In the last ten years, peer recovery support services (PRSS) – distinct from both clinical treatment and mutual aid supports – have become established in the continuum of care for people seeking, stabilizing, and sustaining recovery from addiction to alcohol and other drugs. As these services have been conceived, defined, and developed, organizations have realized that they need to address the most effective ways to ensure the highest quality of care, while keeping intact the values, principles, and contexts that were the underpinnings of their work and that would give integrity and fidelity to peer recovery practice.

PRSS accreditation has emerged in this context. Accreditation is an evaluation and approval process for organizations or programs to deliver a specific type of services or set of services. The focus is on the organization/program providing the service(s). Accreditation is sponsored by a non-governmental agency, in which trained external peer and expert reviewers evaluate an organization’s compliance with preestablished performance standards. Although it is usually voluntary, it can be a requirement set by many diverse funders and purchasers of services.

The Council on Accreditation of Peer Recovery Support Services (CAPRSS) accredits programs, rather than credentialling individual practitioners. This orientation is based on the wider purpose of supporting the development of recovery-oriented, community-based institutions and programs where peer services are delivered, and on a commitment to quality assurance and integrity of those services.

There are several reasons why CAPRSS focuses on accreditation of programs rather than certifying, credentialing, or licensing an individual for a specific service role. An accreditation system allows organizations to:

  • oversee an expanding menu of peer support services and activities, as many already do today, providing a broader array of support to meet the needs of people seeking or in recovery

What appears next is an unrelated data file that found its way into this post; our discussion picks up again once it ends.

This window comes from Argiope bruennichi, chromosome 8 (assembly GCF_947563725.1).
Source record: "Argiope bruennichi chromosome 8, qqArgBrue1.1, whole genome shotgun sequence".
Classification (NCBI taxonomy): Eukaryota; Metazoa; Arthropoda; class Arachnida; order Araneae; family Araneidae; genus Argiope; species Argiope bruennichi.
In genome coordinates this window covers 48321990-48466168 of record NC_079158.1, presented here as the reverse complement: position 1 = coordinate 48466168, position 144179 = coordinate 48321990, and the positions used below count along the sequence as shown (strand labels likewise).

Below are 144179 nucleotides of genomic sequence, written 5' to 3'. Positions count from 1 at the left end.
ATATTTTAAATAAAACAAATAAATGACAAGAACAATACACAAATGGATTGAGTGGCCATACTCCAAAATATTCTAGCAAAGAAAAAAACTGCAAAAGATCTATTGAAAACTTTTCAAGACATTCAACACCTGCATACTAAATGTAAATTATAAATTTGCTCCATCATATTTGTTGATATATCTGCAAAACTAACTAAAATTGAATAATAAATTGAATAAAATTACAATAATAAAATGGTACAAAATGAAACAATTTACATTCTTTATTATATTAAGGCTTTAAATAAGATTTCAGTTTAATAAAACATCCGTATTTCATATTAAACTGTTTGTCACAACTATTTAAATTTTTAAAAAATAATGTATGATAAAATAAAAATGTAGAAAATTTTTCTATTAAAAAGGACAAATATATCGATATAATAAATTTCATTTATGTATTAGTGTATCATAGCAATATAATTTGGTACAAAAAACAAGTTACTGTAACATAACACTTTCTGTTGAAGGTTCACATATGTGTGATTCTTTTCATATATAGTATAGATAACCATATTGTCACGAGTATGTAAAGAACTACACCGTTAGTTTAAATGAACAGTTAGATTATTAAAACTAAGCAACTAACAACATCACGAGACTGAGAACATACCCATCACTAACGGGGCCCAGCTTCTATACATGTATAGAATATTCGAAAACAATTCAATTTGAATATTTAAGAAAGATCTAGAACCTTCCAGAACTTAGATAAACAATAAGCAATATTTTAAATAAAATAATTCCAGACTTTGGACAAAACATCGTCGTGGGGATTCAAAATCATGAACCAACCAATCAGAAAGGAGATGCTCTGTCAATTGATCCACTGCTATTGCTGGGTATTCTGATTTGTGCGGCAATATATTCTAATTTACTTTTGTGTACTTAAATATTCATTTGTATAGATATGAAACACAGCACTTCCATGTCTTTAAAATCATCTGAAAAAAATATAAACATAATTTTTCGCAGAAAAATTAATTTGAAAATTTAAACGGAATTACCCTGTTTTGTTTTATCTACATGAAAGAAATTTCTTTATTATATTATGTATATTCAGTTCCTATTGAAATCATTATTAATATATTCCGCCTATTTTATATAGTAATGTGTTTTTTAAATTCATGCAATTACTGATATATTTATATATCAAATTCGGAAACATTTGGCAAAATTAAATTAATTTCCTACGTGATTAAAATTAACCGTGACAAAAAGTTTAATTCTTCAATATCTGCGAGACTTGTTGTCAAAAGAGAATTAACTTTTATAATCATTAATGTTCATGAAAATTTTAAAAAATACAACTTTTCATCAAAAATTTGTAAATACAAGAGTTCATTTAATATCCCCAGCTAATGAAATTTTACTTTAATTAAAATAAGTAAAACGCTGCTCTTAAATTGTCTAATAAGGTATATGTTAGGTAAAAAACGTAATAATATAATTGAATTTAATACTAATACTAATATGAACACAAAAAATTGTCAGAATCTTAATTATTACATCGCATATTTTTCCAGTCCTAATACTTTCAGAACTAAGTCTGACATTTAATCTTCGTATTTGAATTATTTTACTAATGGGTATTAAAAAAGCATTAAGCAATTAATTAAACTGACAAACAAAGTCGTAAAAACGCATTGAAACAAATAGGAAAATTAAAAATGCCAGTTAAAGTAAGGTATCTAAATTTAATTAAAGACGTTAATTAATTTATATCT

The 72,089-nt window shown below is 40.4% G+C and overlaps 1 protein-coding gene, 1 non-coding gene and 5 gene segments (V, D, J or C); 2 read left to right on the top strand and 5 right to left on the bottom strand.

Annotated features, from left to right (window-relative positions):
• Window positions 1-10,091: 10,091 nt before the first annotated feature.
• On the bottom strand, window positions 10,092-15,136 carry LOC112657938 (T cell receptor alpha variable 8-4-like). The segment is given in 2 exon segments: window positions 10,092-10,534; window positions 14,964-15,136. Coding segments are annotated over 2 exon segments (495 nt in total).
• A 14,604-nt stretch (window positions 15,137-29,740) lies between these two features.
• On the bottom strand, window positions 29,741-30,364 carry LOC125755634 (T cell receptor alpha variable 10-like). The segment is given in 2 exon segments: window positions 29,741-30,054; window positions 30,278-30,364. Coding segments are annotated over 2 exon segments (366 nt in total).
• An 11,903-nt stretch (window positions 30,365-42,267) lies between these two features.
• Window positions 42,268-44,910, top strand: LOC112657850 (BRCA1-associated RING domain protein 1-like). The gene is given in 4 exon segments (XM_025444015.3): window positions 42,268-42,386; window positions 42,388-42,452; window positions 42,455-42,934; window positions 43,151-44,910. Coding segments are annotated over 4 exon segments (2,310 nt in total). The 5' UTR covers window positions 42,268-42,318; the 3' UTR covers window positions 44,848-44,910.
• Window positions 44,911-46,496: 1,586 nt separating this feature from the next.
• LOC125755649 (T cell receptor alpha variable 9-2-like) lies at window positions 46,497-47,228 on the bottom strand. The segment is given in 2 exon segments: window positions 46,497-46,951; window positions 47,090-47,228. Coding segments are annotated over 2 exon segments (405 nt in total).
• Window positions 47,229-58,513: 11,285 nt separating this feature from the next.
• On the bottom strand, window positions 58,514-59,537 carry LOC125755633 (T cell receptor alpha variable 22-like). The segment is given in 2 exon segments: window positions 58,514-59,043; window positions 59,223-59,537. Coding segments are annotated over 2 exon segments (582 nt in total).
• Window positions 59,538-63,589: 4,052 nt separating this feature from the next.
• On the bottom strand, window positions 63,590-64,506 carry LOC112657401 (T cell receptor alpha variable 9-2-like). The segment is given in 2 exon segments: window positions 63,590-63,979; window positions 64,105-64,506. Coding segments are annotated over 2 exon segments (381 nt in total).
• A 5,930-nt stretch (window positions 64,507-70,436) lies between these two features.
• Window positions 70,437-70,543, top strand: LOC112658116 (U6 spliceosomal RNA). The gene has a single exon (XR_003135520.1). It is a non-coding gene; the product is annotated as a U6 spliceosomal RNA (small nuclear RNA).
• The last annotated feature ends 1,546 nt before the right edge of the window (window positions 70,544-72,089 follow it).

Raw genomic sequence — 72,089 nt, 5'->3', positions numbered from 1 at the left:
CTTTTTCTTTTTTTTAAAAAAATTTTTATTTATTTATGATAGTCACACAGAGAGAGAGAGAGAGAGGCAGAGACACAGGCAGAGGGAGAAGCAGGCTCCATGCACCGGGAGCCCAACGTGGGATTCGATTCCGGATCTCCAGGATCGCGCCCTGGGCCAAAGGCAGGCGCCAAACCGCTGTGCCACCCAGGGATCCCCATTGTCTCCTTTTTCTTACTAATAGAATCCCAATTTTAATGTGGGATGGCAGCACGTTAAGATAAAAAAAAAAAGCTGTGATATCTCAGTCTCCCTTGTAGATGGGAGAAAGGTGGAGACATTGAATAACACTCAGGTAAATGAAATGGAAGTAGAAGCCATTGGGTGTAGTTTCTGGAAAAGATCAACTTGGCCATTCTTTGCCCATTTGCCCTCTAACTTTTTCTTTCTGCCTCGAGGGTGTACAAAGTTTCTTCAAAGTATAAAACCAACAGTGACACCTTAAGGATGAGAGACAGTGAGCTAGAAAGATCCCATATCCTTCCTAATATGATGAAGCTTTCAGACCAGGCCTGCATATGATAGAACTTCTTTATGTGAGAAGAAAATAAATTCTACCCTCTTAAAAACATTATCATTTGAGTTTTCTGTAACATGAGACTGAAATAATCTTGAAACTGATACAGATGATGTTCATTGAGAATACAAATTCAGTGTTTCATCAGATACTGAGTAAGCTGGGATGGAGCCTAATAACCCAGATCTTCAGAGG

• train, supervise, and support volunteers who may or may not be interested in finding a career ladder in the continuum of addiction care, or who may have barriers to employment, certification or credentialing
  • be accountable for quality and ethical peer practice in a number of service settings – both on and offsite, actively support peer workers, and protect the recovery community and peer values inherent in the services

A national accreditation system provides a comprehensive response to a range of peer issues, rather than piecemeal approaches that differ widely from state to state. The accreditation of programs that deliver PRSS will:

  • create infrastructure necessary for peer service delivery, including standards-driven continuous quality improvement;
  • facilitate and disseminate best – and, ultimately, evidence-based – practices; and
  • reinforce the recovery-based values and principles that underly peer services and make them valuable in the continuum of care.

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Elizabeth Burden wrote: Aug 8, 2014

Thanks, Donna. Corrections made.

Donna Cleveland wrote: Aug 7, 2014

create intrastructure necessary for peer service delivery, including standards-driven continuous quality improvement;

Should this be infrastructure?

Donna Cleveland wrote: Aug 7, 2014

second paragraph...."his" should this be "this"